Just when you thought that the Cambridge Analytica scandal couldn’t get any murkier, it has. In a blog post yesterday, Facebook said that it now believes data of up to 87 million people globally may have been accessed by the controversial British consultancy firm. That’s significantly more than the 50 million revealed by whistleblower Christopher Wylie in his interview to The New York Times and The Observer last month.
Alarmingly for Indian users, over half a million affected are apparently from India. Overall, around 3.6 million people in Asia may have been adversely affected by the data breach, but the US remains by far and wide the worst affected, with more than 70 million of the compromised accounts believed to be from the country. The Philippines, Indonesia, the UK, Mexico, Canada, Brazil, Vietnam and Australia are apparently some of the other countries whose citizens may have been badly affected by the breach.
Overall, the company admitted that most of its 2 billion users have been affected by similar data ‘scraping’ done by brokers on behalf of Facebook advertisers and marketers. “We believe most people on Facebook could have had their public profile scraped in this way. So we have now disabled this feature.”
Meanwhile, the company at the heart of the scandal, Cambridge Analytica, is seemingly contradicting Facebook’s latest admission, sticking to its old claims of having accessed the private information from only 30 million Facebook accounts.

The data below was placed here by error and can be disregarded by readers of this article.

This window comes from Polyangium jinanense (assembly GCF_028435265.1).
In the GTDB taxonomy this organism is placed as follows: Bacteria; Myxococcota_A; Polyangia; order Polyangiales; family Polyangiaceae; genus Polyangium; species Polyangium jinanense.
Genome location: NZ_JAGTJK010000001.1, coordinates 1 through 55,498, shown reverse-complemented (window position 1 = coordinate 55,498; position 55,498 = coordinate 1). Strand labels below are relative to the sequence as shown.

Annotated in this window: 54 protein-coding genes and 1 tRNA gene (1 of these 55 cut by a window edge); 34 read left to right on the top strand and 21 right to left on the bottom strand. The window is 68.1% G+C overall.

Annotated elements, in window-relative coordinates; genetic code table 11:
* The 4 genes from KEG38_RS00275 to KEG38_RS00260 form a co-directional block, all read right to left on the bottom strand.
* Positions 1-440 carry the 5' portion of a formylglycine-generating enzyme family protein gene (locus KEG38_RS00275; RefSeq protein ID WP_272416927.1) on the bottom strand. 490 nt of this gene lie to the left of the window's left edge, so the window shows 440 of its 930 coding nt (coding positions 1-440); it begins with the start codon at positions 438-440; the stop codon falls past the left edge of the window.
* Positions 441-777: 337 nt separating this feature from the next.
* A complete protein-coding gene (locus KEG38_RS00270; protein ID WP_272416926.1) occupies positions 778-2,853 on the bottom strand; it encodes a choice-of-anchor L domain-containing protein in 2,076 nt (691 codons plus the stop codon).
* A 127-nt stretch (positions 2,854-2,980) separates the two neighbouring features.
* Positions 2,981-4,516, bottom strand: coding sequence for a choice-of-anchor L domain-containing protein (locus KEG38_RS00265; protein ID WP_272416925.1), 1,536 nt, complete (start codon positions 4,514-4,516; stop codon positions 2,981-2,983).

Cambridge Analytica licensed data from GSR for 30 million individuals, not 87 million. We did not receive more than 30 million records from research company GSR.
— Cambridge Analytica (@CamAnalytica) April 4, 2018
In the wake of the scandal, Facebook is promising to extend the European Union’s GDPR privacy safeguards to all users around the world, albeit, with some minor modifications to comply with different laws prevailing in different jurisdictions around the world. The company’s under-fire CEO, Mark Zuckerberg, has also set up a date with US lawmakers to testify at the US Congress next week about the Cambridge Analytica fiasco and what the company plans to do to prevent such situations in the future.